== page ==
Liberty A-League Season Preview: Brisbane Roar

Roar’s new state-centric philosophy is coming through loud and clear in a remodelled squad full of local talent, under a coach in Garrath McPherson who knows the Queensland scene better than most.

Major ins: Hollie Palmer, Katrina Gorry, Natalie Tathem

Major outs: Leticia McKenna, Isobel Dalton, Kim Carrol, Tameka Yallop, Emily Gielnik

Georgia Yeoman-Dale’s Best XI

Paramount+/Channel 10 football expert Georgia Yeoman-Dale gives her verdict on the Brisbane Roar squad.

Strengths: “A strong Queensland core and strength in attack. You look at Mariel Hecher, Larissa Crummer, Katrina Gorry and Shay Connors: that’s pretty lethal going forward.” 

Weakness: “Central defence. The absence of Clare Polkinghorne and Kim Carroll, they are huge losses for the Roar.”

Key player: “Katrina Gorry is one of those players who is so hard to mark. She can shoot from distance, she can pick apart a defence with one pass, so you think ‘do I press up on her to shut down the pass?’ But then you’re opening up other spaces. 

“I think adding to that, knowing she’s trying to push to get back for Matildas Asian Cup selection; that’s where her focus is. She knows she’s going to have to perform in the A-League to get in it.”

Verdict: “It’s a good side – they’ll compete to be in the top four.”

Coach: Garrath McPherson

Roar record: n/a

A man who lives and breathes women’s football has been given a remit to build an A-League / Women’s side in the image of its state – a task he has taken to with gusto. It helps that McPherson knows the club well, having served as assistant to Mel Andreatta for several years including Roar’s title win of 2017-18.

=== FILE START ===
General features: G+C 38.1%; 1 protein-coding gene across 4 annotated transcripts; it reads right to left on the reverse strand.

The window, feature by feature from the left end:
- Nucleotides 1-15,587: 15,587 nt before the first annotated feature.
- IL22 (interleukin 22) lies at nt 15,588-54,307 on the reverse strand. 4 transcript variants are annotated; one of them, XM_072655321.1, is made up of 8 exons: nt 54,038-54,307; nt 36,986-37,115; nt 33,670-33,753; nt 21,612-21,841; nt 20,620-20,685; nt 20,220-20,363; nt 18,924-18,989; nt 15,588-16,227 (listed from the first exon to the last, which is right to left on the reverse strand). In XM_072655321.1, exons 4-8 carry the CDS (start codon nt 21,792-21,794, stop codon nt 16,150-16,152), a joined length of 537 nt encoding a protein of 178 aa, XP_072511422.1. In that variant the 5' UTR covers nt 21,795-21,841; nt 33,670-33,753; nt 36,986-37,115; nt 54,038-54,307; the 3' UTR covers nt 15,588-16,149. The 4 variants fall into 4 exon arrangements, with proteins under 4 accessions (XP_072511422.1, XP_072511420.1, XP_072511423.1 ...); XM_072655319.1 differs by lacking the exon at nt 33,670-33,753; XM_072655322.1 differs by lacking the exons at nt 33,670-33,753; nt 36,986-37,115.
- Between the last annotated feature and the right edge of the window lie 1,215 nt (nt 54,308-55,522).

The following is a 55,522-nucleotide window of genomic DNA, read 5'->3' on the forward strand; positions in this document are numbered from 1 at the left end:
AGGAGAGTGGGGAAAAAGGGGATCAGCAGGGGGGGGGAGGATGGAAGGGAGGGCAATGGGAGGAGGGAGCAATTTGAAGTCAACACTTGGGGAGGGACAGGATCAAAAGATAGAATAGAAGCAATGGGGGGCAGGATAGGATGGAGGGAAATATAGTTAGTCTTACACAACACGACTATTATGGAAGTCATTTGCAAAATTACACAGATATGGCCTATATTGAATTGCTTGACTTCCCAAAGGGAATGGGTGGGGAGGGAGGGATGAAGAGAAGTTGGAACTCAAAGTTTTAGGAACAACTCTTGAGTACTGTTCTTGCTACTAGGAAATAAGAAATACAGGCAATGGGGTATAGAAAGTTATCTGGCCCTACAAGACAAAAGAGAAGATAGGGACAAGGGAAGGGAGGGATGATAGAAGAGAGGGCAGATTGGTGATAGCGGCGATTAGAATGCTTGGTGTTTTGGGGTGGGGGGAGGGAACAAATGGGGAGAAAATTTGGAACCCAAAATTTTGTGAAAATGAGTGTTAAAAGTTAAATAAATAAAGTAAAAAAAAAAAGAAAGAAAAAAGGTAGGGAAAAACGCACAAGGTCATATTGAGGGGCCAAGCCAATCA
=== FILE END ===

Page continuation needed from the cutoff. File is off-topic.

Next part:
It also helps that as coach of the Queensland Academy of Sport’s women’s NPL team previously, McPherson knows the local talent landscape well, and has recruited heavily from within its stocks.

Garrath McPherson is the Roar’s new head coach.

Can’t take your eyes off: Katrina Gorry

In a squad so radically different to the one that finished second last year, Gorry offers experience and poise, as well as the know-how of what it takes to win a title , having done so twice with the Roar previously.

After giving birth to a baby daughter in August, Gorry has been working intensely to be fit for the new season, and her leadership will be vital in such a remodelled and inexperienced squad. This will be her 10th season in the orange of her hometown club and Gorry also has the incentive of seeking a return to the national team, after missing the Olympics due to her pregnancy.

She won’t need much of an incentive to shoot from distance either – Gorry only managed one goal last season in the four games before she had to stop playing, but it was quite a strike from a long way out.

Katrina Gorry is back at Brisbane after giving birth in August.

Reasons to be cheerful: successful clubs need leaders, and the Roar have cannily added a core of players with the personalities to set an aspirational culture. Gorry is obviously one, while another Queenslander, Natalie Tathem, returns to the club after a serious knee injury marred last season at Melbourne Victory.